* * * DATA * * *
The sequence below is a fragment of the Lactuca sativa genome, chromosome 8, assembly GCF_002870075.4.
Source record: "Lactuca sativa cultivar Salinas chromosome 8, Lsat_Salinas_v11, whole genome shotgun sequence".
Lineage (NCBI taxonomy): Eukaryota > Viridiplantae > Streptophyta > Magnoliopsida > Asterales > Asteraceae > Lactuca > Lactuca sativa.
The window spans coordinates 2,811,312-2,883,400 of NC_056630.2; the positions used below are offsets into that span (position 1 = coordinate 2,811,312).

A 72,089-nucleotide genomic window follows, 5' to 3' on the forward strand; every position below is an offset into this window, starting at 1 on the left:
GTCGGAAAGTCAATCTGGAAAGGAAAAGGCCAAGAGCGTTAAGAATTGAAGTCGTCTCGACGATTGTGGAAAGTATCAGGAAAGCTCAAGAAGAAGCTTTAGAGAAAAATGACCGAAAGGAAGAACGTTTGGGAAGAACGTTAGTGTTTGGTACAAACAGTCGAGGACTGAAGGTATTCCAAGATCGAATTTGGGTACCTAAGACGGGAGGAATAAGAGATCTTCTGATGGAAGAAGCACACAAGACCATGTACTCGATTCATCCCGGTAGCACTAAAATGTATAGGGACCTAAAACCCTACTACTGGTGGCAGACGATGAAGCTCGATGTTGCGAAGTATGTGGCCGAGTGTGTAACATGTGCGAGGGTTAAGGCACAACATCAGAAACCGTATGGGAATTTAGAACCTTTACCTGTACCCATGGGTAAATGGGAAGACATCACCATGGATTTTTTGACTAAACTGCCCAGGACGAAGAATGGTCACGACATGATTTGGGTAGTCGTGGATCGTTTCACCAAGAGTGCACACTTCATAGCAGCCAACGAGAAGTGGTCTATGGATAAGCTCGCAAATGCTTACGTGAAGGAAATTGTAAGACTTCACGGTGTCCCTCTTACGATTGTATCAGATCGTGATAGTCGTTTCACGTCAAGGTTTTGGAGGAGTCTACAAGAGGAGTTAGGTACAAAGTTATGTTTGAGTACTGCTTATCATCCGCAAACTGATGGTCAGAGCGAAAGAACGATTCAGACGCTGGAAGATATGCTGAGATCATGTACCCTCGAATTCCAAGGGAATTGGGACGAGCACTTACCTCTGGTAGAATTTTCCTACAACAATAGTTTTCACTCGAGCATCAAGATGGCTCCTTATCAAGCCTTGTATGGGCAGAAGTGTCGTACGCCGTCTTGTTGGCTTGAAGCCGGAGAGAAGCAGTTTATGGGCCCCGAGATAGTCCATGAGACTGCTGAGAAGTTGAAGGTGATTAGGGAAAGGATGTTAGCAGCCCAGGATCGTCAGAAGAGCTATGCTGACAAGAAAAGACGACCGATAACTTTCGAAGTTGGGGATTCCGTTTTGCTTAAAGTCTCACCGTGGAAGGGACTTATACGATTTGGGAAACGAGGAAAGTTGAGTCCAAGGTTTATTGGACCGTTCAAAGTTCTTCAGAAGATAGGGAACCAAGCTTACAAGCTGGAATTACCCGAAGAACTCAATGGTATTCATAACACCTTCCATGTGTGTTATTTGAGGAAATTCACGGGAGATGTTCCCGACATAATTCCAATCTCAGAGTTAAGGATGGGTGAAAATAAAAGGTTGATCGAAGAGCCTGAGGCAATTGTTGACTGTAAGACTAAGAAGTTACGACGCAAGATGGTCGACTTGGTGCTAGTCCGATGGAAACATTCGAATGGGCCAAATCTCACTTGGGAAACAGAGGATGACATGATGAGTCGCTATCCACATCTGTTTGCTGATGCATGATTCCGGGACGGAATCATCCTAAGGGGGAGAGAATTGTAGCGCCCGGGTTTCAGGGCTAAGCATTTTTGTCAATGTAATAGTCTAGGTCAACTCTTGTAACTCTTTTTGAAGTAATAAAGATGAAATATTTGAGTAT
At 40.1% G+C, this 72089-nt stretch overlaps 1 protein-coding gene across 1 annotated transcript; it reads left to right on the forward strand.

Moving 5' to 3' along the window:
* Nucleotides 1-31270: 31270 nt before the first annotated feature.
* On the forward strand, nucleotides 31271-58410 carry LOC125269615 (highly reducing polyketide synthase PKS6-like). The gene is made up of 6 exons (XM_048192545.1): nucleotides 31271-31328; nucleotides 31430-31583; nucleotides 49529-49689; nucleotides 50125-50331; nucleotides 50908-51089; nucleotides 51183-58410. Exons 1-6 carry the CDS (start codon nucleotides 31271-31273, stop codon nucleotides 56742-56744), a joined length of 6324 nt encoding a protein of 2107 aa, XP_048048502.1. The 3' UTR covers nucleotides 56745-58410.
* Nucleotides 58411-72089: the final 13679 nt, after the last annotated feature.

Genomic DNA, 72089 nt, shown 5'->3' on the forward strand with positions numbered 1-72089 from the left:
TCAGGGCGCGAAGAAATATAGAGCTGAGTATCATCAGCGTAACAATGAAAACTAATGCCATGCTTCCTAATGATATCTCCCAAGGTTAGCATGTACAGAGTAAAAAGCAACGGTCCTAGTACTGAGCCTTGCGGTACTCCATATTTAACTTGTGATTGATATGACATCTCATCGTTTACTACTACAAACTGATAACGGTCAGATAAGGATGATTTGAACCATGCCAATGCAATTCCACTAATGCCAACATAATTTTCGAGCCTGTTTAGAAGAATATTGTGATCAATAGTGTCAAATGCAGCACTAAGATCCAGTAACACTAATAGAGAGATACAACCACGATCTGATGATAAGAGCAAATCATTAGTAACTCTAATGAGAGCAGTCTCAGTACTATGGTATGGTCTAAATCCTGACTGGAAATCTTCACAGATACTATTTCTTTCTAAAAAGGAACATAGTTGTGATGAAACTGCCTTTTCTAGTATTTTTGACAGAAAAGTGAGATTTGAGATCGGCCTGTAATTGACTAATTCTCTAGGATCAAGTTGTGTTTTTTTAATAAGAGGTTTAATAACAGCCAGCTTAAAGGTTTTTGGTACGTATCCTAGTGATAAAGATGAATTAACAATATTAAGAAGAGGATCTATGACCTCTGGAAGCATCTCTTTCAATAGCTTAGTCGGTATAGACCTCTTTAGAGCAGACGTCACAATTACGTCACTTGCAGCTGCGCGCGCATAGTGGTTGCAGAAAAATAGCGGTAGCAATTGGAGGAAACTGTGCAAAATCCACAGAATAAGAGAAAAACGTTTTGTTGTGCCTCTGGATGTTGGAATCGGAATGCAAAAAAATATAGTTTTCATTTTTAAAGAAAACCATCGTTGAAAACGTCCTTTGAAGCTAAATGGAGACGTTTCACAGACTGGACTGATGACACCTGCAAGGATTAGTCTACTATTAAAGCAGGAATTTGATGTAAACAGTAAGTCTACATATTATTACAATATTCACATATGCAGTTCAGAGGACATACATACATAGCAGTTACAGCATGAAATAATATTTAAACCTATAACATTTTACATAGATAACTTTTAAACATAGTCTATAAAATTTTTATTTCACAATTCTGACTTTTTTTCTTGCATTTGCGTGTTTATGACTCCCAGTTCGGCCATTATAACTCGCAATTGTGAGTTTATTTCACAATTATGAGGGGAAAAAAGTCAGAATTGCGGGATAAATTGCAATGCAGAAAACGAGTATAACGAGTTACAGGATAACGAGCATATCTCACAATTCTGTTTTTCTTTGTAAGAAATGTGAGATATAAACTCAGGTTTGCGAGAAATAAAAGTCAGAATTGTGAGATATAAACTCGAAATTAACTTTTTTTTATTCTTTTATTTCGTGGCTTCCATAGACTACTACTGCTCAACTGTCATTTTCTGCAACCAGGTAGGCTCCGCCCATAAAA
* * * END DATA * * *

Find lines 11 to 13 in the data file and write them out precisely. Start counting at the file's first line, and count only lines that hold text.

* Nucleotides 58411-72089: the final 13679 nt, after the last annotated feature.

Genomic DNA, 72089 nt, shown 5'->3' on the forward strand with positions numbered 1-72089 from the left:
TCAGGGCGCGAAGAAATATAGAGCTGAGTATCATCAGCGTAACAATGAAAACTAATGCCATGCTTCCTAATGATATCTCCCAAGGTTAGCATGTACAGAGTAAAAAGCAACGGTCCTAGTACTGAGCCTTGCGGTACTCCATATTTAACTTGTGATTGATATGACATCTCATCGTTTACTACTACAAACTGATAACGGTCAGATAAGGATGATTTGAACCATGCCAATGCAATTCCACTAATGCCAACATAATTTTCGAGCCTGTTTAGAAGAATATTGTGATCAATAGTGTCAAATGCAGCACTAAGATCCAGTAACACTAATAGAGAGATACAACCACGATCTGATGATAAGAGCAAATCATTAGTAACTCTAATGAGAGCAGTCTCAGTACTATGGTATGGTCTAAATCCTGACTGGAAATCTTCACAGATACTATTTCTTTCTAAAAAGGAACATAGTTGTGATGAAACTGCCTTTTCTAGTATTTTTGACAGAAAAGTGAGATTTGAGATCGGCCTGTAATTGACTAATTCTCTAGGATCAAGTTGTGTTTTTTTAATAAGAGGTTTAATAACAGCCAGCTTAAAGGTTTTTGGTACGTATCCTAGTGATAAAGATGAATTAACAATATTAAGAAGAGGATCTATGACCTCTGGAAGCATCTCTTTCAATAGCTTAGTCGGTATAGACCTCTTTAGAGCAGACGTCACAATTACGTCACTTGCAGCTGCGCGCGCATAGTGGTTGCAGAAAAATAGCGGTAGCAATTGGAGGAAACTGTGCAAAATCCACAGAATAAGAGAAAAACGTTTTGTTGTGCCTCTGGATGTTGGAATCGGAATGCAAAAAAATATAGTTTTCATTTTTAAAGAAAACCATCGTTGAAAACGTCCTTTGAAGCTAAATGGAGACGTTTCACAGACTGGACTGATGACACCTGCAAGGATTAGTCTACTATTAAAGCAGGAATTTGATGTAAACAGTAAGTCTACATATTATTACAATATTCACATATGCAGTTCAGAGGACATACATACATAGCAGTTACAGCATGAAATAATATTTAAACCTATAACATTTTACATAGATAACTTTTAAACATAGTCTATAAAATTTTTATTTCACAATTCTGACTTTTTTTCTTGCATTTGCGTGTTTATGACTCCCAGTTCGGCCATTATAACTCGCAATTGTGAGTTTATTTCACAATTATGAGGGGAAAAAAGTCAGAATTGCGGGATAAATTGCAATGCAGAAAACGAGTATAACGAGTTACAGGATAACGAGCATATCTCACAATTCTGTTTTTCTTTGTAAGAAATGTGAGATATAAACTCAGGTTTGCGAGAAATAAAAGTCAGAATTGTGAGATATAAACTCGAAATTAACTTTTTTTTATTCTTTTATTTCGTGGCTTCCATAGACTACTACTGCTCAACTGTCATTTTCTGCAACCAGGTAGGCTCCGCCCATAAAA